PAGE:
Eligible patients were individuals transferred from nursing home to hospital and admitted, and who remained in the hospital at least 24 hours. Individuals who were seen in the emergency department alone were excluded. Individuals were included whether or not they survived to hospital discharge and whether or not they returned to the nursing home from which they originated. Institutional review boards of each study institution approved the study. Since data were collected by retrospective medical record review, a waiver of informed consent was obtained from each institutional review board.
Trained research personnel reviewed nursing home and hospital charts to identify differences in medication regimens between sites. Sources of medication data reviewed were: 1) nursing home and hospital orders, 2) nursing home-to-hospital and hospital-to-nursing home transfer documents, 3) hospital and nursing home medication administration information, 4) and hospital discharge instructions. Medication prescribing instructions from chronologically sequential sources were matched and compared in dosage, route and frequency of administration. Codes were assigned for: 1) no change, 2) increase in daily dose, 3) decrease in daily dose, 4) route change, 5) change from routine to as needed (PRN) administration, 6) change from PRN to routine administration, 7) substitution for a medication with the same indication (excluding substitutions between generic and brand-name versions of the same drug), and 8) discontinuation. Any of codes 2–8 was considered a prescribing discrepancy. Medications were divided into pharmacologic classes as shown in Table 2. A priori high-risk discrepancies were defined as those in the Institute for Healthcare Improvement’s High Alert medication drug classes (anticoagulants, opioid analgesics, insulin, and sedatives) 18, and those in high-risk drug classes for nursing home patients (non-steroidal anti-inflammatory drugs, digoxin, insulin, antipsychotics, sedatives/hypnotics, and anticoagulants)19, 20. Topical agents, vitamins, minerals and most as-needed medications were not included since they were not considered potential causes of ADEs over the study follow-up period. As previously reported, the interrater reliability for recording number and types of medication discrepancies was high, with a weighted kappa21 of .891.
Patients were followed for the duration of the hospital stay up to 2 months, and for patients transferred back to the nursing home, for two months after nursing home readmission. Two physicians or one physician and one pharmacist reviewed nursing home and hospital records for medical incidents that were defined in advance and included new or worse symptomatic conditions (including new or worse bleeding, congestive heart failure, delirium, diarrhea, dyspnea, fall, decrease in alertness, incontinence, pain, rash, urinary retention, vomiting), blood pressure abnormalities (new systolic blood pressure >185 or <95, diastolic blood pressure >105), fever (temperature >100.5F), and abnormal tests of kidney function (creatinine increase >.5), liver function (doubling of AST or ALT), or over-anticoagulation (INR >4.0). Other laboratory abnormalities (e.g., hypo- or hyperglycemia, hyperkalemia) were recorded if symptomatic or if they caused a cardiac arrhythmia.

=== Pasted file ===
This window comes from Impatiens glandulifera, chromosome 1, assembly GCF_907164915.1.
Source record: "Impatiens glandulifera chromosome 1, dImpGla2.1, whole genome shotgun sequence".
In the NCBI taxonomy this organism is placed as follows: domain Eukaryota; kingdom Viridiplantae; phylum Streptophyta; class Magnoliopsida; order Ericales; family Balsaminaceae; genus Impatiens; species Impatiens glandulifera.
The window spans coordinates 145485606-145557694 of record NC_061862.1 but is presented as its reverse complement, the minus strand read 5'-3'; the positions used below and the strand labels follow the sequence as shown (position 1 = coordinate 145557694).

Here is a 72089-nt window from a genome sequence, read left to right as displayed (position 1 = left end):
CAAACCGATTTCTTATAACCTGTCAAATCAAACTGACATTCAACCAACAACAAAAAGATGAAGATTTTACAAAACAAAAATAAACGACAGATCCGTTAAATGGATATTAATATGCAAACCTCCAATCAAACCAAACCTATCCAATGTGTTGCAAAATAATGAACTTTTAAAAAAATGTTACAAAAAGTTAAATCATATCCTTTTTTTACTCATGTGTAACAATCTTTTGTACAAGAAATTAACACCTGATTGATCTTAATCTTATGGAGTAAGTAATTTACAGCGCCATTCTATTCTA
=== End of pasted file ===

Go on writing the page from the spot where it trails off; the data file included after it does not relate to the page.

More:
Raters then matched each recorded medical incident with a prescribing discrepancy at the time of nursing home-to-hospital and hospital-to-nursing home transfer that physiologically could have caused the incident -- if one existed -- and rated whether the discrepancy could have caused the incident using structured implicit review. Implicit review criteria included: 1) whether there was a note in the medical record that suggested that a medication discrepancy caused the incident (yes or no), 2) the time interval between incident and discrepancy (i.e., timing “plausible” or “improbable”), 3) whether the incident could have been caused by something other than a medication discrepancy (i.e., competing causes: “many,” “some,” or “few/none”), 4) whether the incident was a known possible reaction to this medication discrepancy (yes or no), and 5) whether the patient’s condition improved after correction of the medication discrepancy (i.e., dechallenge response: “none/weak,” “suggestive,” or “convincing”).
Each rater rated the certainty that the incident was caused by a medication discrepancy using a six-point Likert scale, with 1 indicating “little or no” certainty and 6 indicating “almost total” certainty22. The 2 raters discussed each event and provided a final consensus certainty rating. “Possible,” “probable,” and “definite” ADEs were those for which the final certainty ratings were 4, 5, and 6, respectively. Raters further categorized ADEs as 1) asymptomatic, 2) causing temporary symptoms, 3) causing temporary disability, 4) causing a prolonged or an additional hospital stay, 5) causing permanent disability, or 5) causing death. Finally, if there was no appropriate clinical rationale for the prescribing discrepancy or the discrepancy deviated from prescribing norms, the ADE was considered to be the result of a prescribing error. Prescribing errors were categorized as 1) wrong omissions, 2) wrong dosages, or 3) wrong dosing frequencies.
Information was collected on patient age, gender, race, presence or absence of dementia, and duration of nursing home stay from the nursing home medical record. A score for burden of chronic disease, adapted from Charlson et al.,23 was calculated from chronic medical problems listed in the nursing home medical record. Information on hospital diagnoses, hospital length of stay, and time of admission (8 a.m.–6 p.m. Monday–Friday vs. off-hours) were obtained from the hospital medical record. A modified Acute Physiology and Chronic Health Evaluation (APACHE) score24 was calculated from initial laboratory data and vital signs in the hospital medical record to ascertain initial illness severity.